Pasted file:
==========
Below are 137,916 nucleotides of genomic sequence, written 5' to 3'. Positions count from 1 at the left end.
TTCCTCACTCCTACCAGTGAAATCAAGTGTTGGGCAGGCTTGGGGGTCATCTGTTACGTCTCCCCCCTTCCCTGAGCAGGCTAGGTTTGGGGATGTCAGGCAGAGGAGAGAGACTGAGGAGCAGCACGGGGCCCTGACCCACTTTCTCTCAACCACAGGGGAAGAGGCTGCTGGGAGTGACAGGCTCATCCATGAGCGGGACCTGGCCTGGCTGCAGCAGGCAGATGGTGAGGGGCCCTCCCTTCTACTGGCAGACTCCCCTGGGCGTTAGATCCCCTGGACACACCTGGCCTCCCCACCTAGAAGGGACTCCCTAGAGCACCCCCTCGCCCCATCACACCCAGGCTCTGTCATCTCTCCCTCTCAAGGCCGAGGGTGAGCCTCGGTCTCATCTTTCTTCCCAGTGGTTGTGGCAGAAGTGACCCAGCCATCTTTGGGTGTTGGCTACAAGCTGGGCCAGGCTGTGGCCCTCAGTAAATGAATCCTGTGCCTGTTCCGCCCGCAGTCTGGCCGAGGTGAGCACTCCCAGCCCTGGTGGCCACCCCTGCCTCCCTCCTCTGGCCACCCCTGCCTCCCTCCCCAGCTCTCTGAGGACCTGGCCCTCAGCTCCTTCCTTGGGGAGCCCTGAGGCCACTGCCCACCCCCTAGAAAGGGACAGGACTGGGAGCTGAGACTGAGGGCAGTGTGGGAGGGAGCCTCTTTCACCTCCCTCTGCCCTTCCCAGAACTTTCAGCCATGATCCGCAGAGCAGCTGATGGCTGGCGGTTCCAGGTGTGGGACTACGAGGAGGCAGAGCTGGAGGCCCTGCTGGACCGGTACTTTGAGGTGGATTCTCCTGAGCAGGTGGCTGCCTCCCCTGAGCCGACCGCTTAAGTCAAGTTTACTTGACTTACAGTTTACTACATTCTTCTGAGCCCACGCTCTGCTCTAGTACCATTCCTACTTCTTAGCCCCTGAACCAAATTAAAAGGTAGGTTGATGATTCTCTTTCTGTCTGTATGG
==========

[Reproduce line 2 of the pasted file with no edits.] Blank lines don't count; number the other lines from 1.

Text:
TTCCTCACTCCTACCAGTGAAATCAAGTGTTGGGCAGGCTTGGGGGTCATCTGTTACGTCTCCCCCCTTCCCTGAGCAGGCTAGGTTTGGGGATGTCAGGCAGAGGAGAGAGACTGAGGAGCAGCACGGGGCCCTGACCCACTTTCTCTCAACCACAGGGGAAGAGGCTGCTGGGAGTGACAGGCTCATCCATGAGCGGGACCTGGCCTGGCTGCAGCAGGCAGATGGTGAGGGGCCCTCCCTTCTACTGGCAGACTCCCCTGGGCGTTAGATCCCCTGGACACACCTGGCCTCCCCACCTAGAAGGGACTCCCTAGAGCACCCCCTCGCCCCATCACACCCAGGCTCTGTCATCTCTCCCTCTCAAGGCCGAGGGTGAGCCTCGGTCTCATCTTTCTTCCCAGTGGTTGTGGCAGAAGTGACCCAGCCATCTTTGGGTGTTGGCTACAAGCTGGGCCAGGCTGTGGCCCTCAGTAAATGAATCCTGTGCCTGTTCCGCCCGCAGTCTGGCCGAGGTGAGCACTCCCAGCCCTGGTGGCCACCCCTGCCTCCCTCCTCTGGCCACCCCTGCCTCCCTCCCCAGCTCTCTGAGGACCTGGCCCTCAGCTCCTTCCTTGGGGAGCCCTGAGGCCACTGCCCACCCCCTAGAAAGGGACAGGACTGGGAGCTGAGACTGAGGGCAGTGTGGGAGGGAGCCTCTTTCACCTCCCTCTGCCCTTCCCAGAACTTTCAGCCATGATCCGCAGAGCAGCTGATGGCTGGCGGTTCCAGGTGTGGGACTACGAGGAGGCAGAGCTGGAGGCCCTGCTGGACCGGTACTTTGAGGTGGATTCTCCTGAGCAGGTGGCTGCCTCCCCTGAGCCGACCGCTTAAGTCAAGTTTACTTGACTTACAGTTTACTACATTCTTCTGAGCCCACGCTCTGCTCTAGTACCATTCCTACTTCTTAGCCCCTGAACCAAATTAAAAGGTAGGTTGATGATTCTCTTTCTGTCTGTATGG